Creating Vector Graphics with SVG

Sam Reed June 2023

Creating Vector Graphics with SVG

Scalable Vector Graphics (SVG) is a versatile tool for creating resolution-independent vector graphics that can be scaled to any size without quality loss. This makes SVG ideal for logos, icons, and other graphics that need to appear sharp at any size. In this post, we'll delve into the basics of creating vector graphics with SVG, focusing on constructing various shapes.

What is SVG?

SVG, or Scalable Vector Graphics, is an XML-based vector image format for two-dimensional graphics, with support for interactivity and animation. Because SVG documents are XML, they can be created and edited with any text editor. However, specialized SVG-based graphics editors, such as Adobe Illustrator or Inkscape, can provide a more user-friendly interface and advanced features.

a Inkscape in action

Creating Basic Shapes with SVG

SVG allows for the creation of various basic shapes using predefined elements. Below are examples of how you can create these shapes:

Rectangle (<rect>)

The <rect> element is used to create rectangles and squares. You can specify the position with x and y, and the size with width and height. Additionally, you can use rx and ry to create rounded corners.

Example of SVG code for a rectangle with rounded corners:

<svg height="140" width="500">
  <rect x="50" y="20" rx="20" ry="20" width="150" height="100"
  style="fill:blue; stroke:black; stroke-width:3;" />

Circle (<circle>)

The <circle> element is used to create circles. The position of the center of the circle is specified with cx and cy, and the radius with r.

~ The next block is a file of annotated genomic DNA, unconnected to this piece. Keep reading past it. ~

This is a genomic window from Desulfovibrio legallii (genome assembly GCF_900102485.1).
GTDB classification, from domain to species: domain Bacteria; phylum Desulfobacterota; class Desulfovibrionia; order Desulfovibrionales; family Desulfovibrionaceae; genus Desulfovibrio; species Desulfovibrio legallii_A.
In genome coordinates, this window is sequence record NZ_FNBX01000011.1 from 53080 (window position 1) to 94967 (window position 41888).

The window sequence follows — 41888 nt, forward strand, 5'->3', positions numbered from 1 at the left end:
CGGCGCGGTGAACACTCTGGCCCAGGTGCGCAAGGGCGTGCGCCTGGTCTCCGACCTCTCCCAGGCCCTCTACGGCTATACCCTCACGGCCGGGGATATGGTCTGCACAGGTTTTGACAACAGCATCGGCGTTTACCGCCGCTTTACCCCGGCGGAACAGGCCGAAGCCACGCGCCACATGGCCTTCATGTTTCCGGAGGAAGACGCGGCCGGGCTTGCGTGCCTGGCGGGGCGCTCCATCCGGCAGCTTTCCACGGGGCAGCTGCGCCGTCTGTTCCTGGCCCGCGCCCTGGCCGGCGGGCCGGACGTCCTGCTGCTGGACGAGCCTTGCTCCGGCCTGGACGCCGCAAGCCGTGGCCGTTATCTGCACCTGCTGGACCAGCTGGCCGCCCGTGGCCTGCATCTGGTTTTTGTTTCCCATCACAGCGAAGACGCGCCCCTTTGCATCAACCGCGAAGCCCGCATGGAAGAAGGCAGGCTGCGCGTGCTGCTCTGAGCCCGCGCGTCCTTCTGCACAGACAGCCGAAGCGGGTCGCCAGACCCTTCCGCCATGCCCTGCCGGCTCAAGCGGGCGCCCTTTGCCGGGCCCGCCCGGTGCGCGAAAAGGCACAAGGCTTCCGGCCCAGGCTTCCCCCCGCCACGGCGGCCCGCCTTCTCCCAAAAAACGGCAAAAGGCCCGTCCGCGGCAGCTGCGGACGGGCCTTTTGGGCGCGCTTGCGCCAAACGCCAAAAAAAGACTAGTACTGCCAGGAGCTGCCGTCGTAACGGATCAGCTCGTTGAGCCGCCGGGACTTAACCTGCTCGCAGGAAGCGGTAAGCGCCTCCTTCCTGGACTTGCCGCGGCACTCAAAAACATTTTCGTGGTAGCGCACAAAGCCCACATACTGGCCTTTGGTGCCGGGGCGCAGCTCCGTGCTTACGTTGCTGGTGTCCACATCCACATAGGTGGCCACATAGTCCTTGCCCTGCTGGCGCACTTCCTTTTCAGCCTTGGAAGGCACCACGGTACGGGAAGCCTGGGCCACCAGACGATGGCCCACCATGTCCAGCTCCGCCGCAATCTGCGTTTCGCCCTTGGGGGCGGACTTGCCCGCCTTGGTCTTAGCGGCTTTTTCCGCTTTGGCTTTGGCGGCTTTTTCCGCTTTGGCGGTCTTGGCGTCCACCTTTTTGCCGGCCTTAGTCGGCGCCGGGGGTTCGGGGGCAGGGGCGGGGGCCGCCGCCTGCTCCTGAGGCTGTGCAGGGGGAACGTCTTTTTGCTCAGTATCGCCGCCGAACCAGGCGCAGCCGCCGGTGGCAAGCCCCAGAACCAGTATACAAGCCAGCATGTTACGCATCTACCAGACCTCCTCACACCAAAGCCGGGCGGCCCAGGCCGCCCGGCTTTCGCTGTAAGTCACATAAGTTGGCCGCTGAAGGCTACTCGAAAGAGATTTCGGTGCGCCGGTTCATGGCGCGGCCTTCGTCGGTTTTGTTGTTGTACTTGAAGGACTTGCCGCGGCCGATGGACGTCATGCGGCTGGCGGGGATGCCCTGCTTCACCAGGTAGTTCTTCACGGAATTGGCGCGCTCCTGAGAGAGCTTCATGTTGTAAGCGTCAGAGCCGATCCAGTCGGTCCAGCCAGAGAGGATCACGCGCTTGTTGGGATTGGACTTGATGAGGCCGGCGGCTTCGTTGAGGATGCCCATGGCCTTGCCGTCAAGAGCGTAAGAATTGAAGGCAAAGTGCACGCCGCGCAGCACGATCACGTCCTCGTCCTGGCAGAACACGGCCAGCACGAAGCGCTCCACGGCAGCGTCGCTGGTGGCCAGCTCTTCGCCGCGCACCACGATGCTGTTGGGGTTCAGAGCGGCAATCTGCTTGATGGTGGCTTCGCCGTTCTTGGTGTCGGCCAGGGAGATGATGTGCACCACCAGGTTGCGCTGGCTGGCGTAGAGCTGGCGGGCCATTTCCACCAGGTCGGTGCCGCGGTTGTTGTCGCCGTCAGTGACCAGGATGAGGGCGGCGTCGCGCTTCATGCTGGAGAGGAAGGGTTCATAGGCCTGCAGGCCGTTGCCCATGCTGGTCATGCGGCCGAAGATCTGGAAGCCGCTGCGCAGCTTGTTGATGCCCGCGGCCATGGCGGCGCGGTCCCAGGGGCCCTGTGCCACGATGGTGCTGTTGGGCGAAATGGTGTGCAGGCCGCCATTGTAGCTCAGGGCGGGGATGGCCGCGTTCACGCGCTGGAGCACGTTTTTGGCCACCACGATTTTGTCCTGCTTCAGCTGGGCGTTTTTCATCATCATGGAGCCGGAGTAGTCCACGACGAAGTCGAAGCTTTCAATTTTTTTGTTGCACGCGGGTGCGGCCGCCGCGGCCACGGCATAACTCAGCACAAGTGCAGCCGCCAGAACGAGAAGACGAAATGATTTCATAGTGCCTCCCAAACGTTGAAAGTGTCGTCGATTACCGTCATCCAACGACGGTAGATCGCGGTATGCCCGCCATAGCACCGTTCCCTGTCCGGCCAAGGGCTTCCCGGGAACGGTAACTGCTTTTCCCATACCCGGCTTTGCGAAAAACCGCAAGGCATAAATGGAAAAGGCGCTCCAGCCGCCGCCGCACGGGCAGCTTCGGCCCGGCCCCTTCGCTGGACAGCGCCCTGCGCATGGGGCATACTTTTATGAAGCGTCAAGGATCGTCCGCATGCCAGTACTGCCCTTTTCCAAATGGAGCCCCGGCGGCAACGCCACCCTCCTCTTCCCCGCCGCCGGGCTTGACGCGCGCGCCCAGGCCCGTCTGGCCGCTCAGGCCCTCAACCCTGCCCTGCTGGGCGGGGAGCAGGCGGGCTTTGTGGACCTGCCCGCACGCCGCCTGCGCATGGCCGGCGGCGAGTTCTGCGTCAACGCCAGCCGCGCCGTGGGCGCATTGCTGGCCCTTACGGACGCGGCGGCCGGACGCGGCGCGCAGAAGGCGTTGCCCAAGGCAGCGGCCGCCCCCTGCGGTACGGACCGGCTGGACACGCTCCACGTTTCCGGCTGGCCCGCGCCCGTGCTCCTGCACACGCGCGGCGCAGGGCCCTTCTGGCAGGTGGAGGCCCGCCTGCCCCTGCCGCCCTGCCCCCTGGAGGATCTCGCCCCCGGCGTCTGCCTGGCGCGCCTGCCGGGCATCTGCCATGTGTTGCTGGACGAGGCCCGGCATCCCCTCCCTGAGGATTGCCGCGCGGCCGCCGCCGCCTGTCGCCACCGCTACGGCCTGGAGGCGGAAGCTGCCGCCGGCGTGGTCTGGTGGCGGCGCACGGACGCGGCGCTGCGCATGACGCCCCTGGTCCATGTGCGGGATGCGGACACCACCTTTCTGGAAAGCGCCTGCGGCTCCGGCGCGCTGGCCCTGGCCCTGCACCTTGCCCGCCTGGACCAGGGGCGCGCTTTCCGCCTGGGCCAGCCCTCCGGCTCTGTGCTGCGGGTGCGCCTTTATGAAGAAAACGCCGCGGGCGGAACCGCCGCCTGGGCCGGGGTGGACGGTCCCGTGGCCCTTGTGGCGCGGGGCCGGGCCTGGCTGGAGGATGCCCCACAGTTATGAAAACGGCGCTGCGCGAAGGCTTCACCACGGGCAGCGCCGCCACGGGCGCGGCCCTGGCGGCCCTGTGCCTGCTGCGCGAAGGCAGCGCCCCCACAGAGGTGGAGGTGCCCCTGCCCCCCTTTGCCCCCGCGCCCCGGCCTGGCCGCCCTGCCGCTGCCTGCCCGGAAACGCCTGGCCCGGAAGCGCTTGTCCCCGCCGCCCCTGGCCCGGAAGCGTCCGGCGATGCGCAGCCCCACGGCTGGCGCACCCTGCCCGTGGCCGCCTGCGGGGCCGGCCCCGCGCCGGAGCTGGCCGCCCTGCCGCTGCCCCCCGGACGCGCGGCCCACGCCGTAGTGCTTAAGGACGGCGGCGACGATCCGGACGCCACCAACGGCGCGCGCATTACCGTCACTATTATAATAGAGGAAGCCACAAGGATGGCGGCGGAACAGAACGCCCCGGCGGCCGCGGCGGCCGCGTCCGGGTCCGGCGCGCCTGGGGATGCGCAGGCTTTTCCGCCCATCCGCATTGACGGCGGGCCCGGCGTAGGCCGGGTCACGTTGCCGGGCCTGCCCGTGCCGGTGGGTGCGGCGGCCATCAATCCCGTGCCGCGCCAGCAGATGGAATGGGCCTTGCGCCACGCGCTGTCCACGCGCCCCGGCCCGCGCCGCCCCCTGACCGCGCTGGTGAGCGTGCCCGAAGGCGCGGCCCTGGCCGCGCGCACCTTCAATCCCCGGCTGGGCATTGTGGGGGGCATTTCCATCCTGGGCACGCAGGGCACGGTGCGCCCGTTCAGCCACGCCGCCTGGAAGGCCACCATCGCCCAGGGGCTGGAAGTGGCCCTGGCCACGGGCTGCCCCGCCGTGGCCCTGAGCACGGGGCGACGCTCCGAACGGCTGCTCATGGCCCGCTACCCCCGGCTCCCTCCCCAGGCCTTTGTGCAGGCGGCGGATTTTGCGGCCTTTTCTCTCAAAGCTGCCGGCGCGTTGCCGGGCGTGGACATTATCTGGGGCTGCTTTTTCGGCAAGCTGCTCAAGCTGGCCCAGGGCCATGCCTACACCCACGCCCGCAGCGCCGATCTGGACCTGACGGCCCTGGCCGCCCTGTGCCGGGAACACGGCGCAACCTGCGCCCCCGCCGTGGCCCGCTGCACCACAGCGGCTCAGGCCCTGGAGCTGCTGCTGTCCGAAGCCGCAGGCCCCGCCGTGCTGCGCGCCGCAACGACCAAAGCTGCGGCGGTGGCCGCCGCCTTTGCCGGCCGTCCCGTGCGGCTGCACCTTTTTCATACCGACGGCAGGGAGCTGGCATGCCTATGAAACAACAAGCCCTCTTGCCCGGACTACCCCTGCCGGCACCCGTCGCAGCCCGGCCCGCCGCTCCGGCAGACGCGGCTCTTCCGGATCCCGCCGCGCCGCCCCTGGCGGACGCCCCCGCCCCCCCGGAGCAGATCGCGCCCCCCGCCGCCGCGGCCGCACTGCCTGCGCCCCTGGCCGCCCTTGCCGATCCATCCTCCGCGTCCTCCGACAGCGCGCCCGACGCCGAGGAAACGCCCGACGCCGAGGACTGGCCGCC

Example of SVG code for a circle:

<svg height="100" width="100">
  <circle cx="50" cy="50" r="40" stroke="black" stroke-width="3" fill="red" />

Ellipse (<ellipse>)

The <ellipse> element is used to create ellipses. The position of the center of the ellipse is specified with cx and cy, and the radii with rx (horizontal radius) and ry (vertical radius).

Example of SVG code for an ellipse:

 <svg height="140" width="500">
  <ellipse cx="200" cy="80" rx="100" ry="50"
  style="fill:yellow; stroke:black; stroke-width:3" />

Line (<line>)

The <line> element is used to create straight lines. The start of the line is specified with x1 and y1, and the end of the line with x2 and y2.

Example of SVG code for a line:

 <svg height="210" width="200">
  <line x1="0" y1="0" x2="200" y2="200" style="stroke:purple; stroke-width:3" />

Polygon (<polygon>)

The <polygon> element is used to create polygons. The points attribute holds the coordinates for each corner of the polygon.

Example of SVG code for a polygon:

 <svg height="210" width="500">
  <polygon points="200,10 250,190 160,210" style="fill:lime; stroke:black; stroke-width:3" />

Adding Text to SVG Images

You can add text to SVG images using the <text> element.

 <svg width="500" height="300">
  <text x="10" y="50" style="font-family:Verdana; font-size:35; fill:orange">Hello, SVG!</text>

In this example, the <text> element is used to insert text into the SVG image. The x and y attributes define the starting point of the text, and the style attribute is used to specify the font, font size, and fill color.

Hello, SVG!

Creating Complex Shapes with SVG Paths

For more complex shapes, SVG provides the <path> element. The d attribute of the <path> element contains a series of commands and parameters used by the browser to draw the path.

A complex image like this is comprised of multiple complex paths, such as the following:

 <svg xmlns="" height="256" version="1.1" viewBox="0 0 1024 1024" width="256">
<path d="M 0.00 0.00 L 1024.00 0.00 L 1024.00 1024.00 L 0.00 1024.00 L 0.00 0.00 Z" fill="#fefefe" opacity="1.00" stroke="#fefefe" stroke-width="0.25"/>

For more details about SVG paths, see the Mastering SVG Paths post.


SVG opens a world of possibilities for creating intricate, scalable graphics. By mastering the basic SVG shapes, you're well on your way to becoming proficient in SVG. In future posts, we'll delve deeper into the more advanced aspects of SVG, including gradients, patterns, and animations. Stay tuned!